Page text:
Mason: ENG's blues-jazz-rock songbird
By day, she's Ruth Mason, a mild-mannered academic administrator. By
night, she's Ruby, a sultry-voiced blues crooner who appears in some of
Boston's hottest nightclubs.
Mason, director of ENG's department of manufacturing engineering, has
maintained this dual identity ever since she started working at BU 15
years ago. She sings with a popular local band called the Sky Blues.
"I've wanted to perform live music ever since I saw the Beatles on
the Ed Sullivan Show," she says, recalling the Fab Four's television
debut in 1964. "It's a really hard business sometimes, but it's also
exciting and wild."
Mason and her husband, guitarist Bill Mason, have performed together since
the early 1980s. As a duo or with a band, they have produced four critically
acclaimed CDs and warmed up for several famous artists, including David
Crosby and Jonathan Edwards. They have played major clubs in New York
and Boston, including the House of Blues and the Hard Rock Cafe.
Yet at times Mason finds a small neighborhood bar a welcome change of
pace. One of her favorite venues is O'Leary's in Brookline, a Beacon Street
pub just a few blocks south of her BU office. The narrow, deep dining
room has no space for a keyboard or drum kit, but she doesn't mind.
"It's a really fun, interesting night because we have to take a totally
different approach to our music," she says. "It's all acoustic.
I spend the night playing harmonica and melodica [a wind instrument with
a keyboard] and singing. The music takes on a simpler, bare-bones quality
that I like because you can capture the essence of a song that way."
A farmer's daughter from the tiny village of Graham, Mo., Mason was a
soloist in her church gospel choir and later studied voice and piano at
Northwest Missouri State University. The Masons met and joined a band
while Ruth was working at the University of Arizona, and subsequently
the entire group moved to New Hampshire. "It was a whole different
scene back then," Mason says. "There were a lot of big clubs
in the resort and ski areas that paid very well, and we did a great business."
After four years of touring the Northeast, that band broke up, but Ruth
and Bill found their niche in Boston's thriving blues-rock community.
Meanwhile, in 1986, Ruth resurrected her career in academia, taking a
job in the dean's office at the College of Engineering. The couple launched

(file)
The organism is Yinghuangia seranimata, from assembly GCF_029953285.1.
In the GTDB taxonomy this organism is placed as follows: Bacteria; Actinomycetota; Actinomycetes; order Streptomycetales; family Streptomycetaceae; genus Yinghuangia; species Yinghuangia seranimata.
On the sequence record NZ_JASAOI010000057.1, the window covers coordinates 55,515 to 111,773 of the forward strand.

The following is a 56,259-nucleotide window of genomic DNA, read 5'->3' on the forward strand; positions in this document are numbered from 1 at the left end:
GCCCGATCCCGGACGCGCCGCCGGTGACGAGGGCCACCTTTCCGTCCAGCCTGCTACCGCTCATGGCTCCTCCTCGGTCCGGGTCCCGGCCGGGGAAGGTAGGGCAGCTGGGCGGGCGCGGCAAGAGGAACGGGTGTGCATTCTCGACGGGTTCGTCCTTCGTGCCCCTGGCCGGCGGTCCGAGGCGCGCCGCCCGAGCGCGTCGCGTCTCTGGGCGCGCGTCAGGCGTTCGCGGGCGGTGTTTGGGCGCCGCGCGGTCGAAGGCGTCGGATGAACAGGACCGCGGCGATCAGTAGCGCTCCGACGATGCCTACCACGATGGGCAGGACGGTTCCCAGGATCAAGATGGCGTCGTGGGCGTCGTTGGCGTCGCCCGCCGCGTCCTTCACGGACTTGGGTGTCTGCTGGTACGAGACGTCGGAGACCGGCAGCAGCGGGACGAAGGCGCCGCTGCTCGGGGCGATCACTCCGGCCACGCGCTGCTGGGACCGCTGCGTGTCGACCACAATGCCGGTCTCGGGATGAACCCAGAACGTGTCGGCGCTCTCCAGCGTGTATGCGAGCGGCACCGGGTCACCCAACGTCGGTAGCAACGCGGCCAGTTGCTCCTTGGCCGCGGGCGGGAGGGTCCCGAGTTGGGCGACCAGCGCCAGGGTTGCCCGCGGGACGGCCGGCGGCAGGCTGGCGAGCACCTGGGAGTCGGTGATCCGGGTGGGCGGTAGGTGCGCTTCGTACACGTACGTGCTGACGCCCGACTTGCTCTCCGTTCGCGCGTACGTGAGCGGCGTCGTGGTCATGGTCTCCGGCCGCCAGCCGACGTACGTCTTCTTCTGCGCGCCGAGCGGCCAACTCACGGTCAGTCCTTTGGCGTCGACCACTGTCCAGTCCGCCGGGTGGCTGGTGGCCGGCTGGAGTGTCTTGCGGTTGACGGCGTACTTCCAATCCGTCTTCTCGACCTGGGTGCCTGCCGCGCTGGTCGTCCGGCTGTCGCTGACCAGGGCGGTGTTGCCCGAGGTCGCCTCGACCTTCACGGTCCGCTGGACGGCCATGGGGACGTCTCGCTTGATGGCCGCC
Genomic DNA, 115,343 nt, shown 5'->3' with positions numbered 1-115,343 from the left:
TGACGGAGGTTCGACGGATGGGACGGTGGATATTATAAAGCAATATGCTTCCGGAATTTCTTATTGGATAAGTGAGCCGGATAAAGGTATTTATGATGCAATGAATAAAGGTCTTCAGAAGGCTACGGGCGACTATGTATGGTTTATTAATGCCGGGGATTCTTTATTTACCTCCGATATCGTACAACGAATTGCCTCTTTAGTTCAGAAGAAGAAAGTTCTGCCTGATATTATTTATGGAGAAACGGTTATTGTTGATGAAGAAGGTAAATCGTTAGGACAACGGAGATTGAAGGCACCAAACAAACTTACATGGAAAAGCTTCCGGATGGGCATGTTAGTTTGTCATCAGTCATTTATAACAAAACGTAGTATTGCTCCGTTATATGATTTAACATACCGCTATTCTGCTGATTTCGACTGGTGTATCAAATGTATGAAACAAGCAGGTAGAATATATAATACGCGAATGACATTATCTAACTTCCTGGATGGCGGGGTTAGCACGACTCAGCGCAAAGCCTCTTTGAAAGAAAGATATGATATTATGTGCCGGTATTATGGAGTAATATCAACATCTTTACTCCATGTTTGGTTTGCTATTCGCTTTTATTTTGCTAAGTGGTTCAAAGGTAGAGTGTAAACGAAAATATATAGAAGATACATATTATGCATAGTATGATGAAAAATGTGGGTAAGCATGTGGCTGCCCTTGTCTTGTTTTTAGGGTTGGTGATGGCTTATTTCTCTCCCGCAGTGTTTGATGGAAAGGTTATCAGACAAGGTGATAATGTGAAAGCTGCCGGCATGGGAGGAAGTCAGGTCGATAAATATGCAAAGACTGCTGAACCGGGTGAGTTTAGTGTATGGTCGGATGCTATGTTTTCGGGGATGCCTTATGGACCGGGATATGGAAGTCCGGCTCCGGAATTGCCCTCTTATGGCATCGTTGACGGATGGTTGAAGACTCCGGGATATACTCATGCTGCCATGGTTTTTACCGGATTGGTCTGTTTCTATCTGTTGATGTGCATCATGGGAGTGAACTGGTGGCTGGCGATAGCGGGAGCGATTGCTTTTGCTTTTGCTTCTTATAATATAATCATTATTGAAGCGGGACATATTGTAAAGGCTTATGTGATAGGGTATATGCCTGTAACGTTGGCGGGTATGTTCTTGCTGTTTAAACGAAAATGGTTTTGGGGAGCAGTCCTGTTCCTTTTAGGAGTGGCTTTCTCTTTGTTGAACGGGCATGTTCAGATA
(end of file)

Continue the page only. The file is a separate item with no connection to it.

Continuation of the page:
the Sky Blues in 1991 with two former bandmates.
Today the Masons produce their CDs in a recording studio that Bill runs
at their Roslindale home. They have a large circle of talented musician
friends, who annually attend a giant summer party at the house.
"It's an all-day and into-the-night jam session," Mason says.
"We invite the whole neighborhood, people of all ages. Even the local
politicians show up."
Like those gatherings, the Masons' club performances are filled with improvisation.
"You have nights where everything goes well and the audience is so
supportive that if you were to die tomorrow, it's OK -- you've had your
night," Mason says. "There are also nights where you're playing
in unbelievably seedy clubs. Sometimes the whole place breaks out into
a brawl, and you're not sure if you should keep playing or get off the
stage. These kinds of things happen, although not as often as when we
were starting out."
Outdoor music festivals are usually an ideal venue, but there are exceptions.
"Once we were performing at a big show in Englishtown, N.J., for
5,000 people," Mason says. "We were paid lots of money and it
was a great gig by any musician's measure -- but it rained the entire
day. There was mud everywhere, and we had to lug heavy equipment through
it and our shoes were sinking in it, so by the time we finished the set
we were exhausted and covered with mud from head to toe. So much for the
glamorous life of a musician."
At the moment the Masons are preparing to release a new CD, with guest
appearances by members of the Tar Box Ramblers, the Roys, and other well-regarded
Boston groups. The band will also announce its new identity: the artists
previously known as the Sky Blues will become Bird Mancini, named after
a fictitious third performer the Masons invented back when they were performing
as a duo. Ruth Mason has tested the name out on some friends, who tell
her it connotes jazz saxophone legend Charlie "Yardbird" (a.k.a.
"Bird") Parker as well as pop composer Henry Mancini.
Mason likes the handle, she says, because it "covers a wide, undefinable
genre." She and her husband both grew up listening to the Beatles,
intrigued by the style-mixing that made the band hard to categorize as
purely rock 'n' roll. The Masons and their bandmates, Sven Larson and
Dave Roy, likewise incorporate diverse musical traditions. Along with
the standard blues instruments, they improvise with violin, accordion,
and gangkoqui -- a type of East Indian drum.
Their new CD, which Mason hopes will be released before January, also
offers a taste of bossa nova and Western honky-tonk. There is even a touch
of the old-time gospel she learned back in Missouri. But through all the
band's music runs a common thread that she calls "bluesy, jazzy,
"We just want to write good songs and present them in the best way
that we possibly can, without trying to fit into any particular genre,"
Mason says. "There's still a lot of blues going through our music
and it's still the base of what we do, it's just that we're going in a
"It's too bad the music industry feels the need to categorize,"
she adds, "because we don't feel the need any more. If the industry
wants to catch up with us sometime, that's fine. We'll just put it out
For upcoming concert dates, visit www.lollyland.com/skyblues. For more
information, call 617-325-0604, or e-mail firstname.lastname@example.org.